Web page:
Viewed from space, planet Earth is blue. With 70 percent of Earth’s surface covered by oceans, perhaps this should come as no surprise. But oceans aren’t always blue - their colour varies considerably depending on the living organisms that harness the power of the Sun near the ocean surface. Ocean colour Earth observations are now an important source of information and the data from the Copernicus Sentinel-3 satellite is providing valuable evidence for global coastal management, policy making, Earth system science and monitoring climate change.
Оceans are vital for the existence of life on Earth and for the wellbeing of Earth’s inhabitants and ecosystems alike. They power the weather systems in the atmosphere, shape the global climate and feed the world.
But these vast expanses of water aren’t always blue. Blooms of microscopic algae, otherwise called phytoplankton, spread over large expanses of the ocean and are visible because of their photosynthetic pigments, primarily chlorophyll. Regional seas, coastal zones and inland waters carry especially high algal concentrations due to the abundance of nutrients from the land. Suspended sediments from river transport and coastal erosion also change ocean colour at the coasts. Equatorial upwellings are the most prominent features in the open oceans where phytoplankton blooms spread over thousands of kilometres.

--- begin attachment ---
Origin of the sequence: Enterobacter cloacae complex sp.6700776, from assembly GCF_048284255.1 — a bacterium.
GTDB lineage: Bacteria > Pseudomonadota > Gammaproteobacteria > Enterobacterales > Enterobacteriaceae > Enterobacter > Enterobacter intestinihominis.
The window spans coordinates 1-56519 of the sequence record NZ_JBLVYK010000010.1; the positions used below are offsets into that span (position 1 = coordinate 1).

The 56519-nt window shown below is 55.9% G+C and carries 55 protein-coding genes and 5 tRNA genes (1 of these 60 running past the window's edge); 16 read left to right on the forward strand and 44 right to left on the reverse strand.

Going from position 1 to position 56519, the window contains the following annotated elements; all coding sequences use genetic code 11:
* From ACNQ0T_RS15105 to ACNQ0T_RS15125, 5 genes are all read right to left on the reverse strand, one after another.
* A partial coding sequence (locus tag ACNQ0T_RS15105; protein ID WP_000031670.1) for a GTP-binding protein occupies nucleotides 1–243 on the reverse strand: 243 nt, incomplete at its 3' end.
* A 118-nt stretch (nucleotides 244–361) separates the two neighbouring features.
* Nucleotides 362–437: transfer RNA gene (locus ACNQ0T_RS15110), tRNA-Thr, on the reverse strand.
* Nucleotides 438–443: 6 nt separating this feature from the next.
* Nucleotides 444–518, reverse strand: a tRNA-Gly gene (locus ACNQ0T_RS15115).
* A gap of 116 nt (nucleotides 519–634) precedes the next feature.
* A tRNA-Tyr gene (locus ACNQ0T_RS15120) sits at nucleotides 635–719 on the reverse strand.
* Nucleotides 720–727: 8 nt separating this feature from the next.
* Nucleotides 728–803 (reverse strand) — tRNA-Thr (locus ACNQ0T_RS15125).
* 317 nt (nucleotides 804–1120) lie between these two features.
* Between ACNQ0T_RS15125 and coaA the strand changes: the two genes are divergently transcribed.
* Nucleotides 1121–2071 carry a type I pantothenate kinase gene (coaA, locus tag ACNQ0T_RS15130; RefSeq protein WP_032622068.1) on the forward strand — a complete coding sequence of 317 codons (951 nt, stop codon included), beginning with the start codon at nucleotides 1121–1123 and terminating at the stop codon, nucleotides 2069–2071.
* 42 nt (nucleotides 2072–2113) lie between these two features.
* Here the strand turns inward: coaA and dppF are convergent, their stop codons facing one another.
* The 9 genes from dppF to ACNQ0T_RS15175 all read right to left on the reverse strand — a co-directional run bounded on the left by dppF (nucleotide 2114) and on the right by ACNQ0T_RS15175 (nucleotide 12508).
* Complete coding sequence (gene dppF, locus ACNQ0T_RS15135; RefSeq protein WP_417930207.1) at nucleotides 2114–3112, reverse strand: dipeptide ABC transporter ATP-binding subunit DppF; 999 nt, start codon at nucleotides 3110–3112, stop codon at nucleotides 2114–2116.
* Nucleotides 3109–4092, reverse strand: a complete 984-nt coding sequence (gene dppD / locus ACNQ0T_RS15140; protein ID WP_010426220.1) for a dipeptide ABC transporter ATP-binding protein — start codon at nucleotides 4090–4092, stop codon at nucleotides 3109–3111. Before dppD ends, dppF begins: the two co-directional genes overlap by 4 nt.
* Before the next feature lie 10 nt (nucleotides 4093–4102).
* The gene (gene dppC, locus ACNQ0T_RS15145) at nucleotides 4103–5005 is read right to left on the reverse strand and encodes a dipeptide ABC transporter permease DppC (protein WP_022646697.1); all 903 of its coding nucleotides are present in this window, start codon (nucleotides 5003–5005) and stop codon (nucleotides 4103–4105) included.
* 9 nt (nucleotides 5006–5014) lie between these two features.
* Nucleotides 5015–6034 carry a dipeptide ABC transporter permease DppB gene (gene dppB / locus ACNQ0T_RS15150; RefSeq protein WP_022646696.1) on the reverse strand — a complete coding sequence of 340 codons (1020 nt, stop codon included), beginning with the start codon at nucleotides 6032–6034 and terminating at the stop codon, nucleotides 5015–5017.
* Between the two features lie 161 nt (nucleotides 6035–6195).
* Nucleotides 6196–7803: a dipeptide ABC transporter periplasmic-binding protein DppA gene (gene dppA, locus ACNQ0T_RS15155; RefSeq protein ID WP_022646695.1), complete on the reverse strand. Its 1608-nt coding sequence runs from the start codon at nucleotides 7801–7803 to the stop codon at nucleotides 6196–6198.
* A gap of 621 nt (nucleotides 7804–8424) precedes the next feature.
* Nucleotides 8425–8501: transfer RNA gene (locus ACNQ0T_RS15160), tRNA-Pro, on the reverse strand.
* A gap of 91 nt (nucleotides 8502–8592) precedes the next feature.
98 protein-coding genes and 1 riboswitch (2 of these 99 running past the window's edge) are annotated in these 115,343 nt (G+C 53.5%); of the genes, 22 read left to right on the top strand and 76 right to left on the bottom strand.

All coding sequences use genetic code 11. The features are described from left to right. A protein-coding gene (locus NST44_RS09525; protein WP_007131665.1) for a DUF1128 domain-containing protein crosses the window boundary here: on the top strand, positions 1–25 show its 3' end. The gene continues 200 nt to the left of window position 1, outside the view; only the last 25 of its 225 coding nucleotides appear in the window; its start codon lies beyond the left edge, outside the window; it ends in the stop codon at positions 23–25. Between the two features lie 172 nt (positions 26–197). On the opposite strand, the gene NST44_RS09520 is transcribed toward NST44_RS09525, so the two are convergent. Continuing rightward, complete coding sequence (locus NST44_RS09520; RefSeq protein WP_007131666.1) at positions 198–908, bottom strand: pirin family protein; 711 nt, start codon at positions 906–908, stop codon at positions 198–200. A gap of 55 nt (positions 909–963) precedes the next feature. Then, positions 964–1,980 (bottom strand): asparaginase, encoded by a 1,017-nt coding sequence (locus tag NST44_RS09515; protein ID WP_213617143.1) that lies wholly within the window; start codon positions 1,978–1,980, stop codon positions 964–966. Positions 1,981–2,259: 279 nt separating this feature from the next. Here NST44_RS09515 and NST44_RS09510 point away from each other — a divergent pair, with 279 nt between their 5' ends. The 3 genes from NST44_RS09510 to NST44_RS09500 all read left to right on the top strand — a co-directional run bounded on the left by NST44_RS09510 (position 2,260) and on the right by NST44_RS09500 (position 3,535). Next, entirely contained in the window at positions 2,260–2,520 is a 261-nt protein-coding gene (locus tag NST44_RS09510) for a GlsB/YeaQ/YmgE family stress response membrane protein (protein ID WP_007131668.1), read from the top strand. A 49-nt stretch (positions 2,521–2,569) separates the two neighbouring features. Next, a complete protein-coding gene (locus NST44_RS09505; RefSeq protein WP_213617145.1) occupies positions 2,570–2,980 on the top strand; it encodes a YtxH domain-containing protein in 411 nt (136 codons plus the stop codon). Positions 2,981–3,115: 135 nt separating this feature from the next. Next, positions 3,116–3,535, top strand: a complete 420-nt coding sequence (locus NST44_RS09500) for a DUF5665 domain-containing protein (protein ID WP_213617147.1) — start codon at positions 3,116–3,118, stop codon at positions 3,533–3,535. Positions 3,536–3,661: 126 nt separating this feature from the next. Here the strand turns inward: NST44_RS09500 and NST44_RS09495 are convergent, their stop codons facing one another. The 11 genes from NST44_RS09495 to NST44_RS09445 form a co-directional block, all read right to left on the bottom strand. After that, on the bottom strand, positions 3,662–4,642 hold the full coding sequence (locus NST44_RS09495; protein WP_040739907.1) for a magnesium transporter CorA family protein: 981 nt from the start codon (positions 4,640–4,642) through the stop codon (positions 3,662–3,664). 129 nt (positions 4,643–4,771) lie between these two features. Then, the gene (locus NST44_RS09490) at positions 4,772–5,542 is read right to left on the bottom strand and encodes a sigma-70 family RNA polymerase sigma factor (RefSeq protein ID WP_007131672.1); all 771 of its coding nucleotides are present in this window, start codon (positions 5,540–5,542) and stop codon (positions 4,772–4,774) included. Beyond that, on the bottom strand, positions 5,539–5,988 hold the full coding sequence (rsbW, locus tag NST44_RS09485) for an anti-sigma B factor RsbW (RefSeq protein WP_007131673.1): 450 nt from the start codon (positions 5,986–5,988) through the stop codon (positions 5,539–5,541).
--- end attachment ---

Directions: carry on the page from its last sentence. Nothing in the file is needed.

Today’s satellites are now so advanced that they can actually observe algae from space, a capability first demonstrated 40 years ago when the true extent of global living oceans was unveiled by the launch of the proof-of-concept ‘Coastal Zone Colour Scanner’ by NASA. It took another two decades for space agencies to launch global ocean colour observations. Today, the data from these observations are vital for a broad range of applications and services that monitor water quality, guide marine resource management for fisheries and aquaculture, and monitor the climate. From these data, we learned that marine phytoplankton account for about half of all photosynthetic activity on Earth and most of the oxygen we breathe.
Find out more about the Copernicus Sentinel-3 satellite and the essential data that satellites can provide us about the oceans in the full version of the article, available now to our subscribers.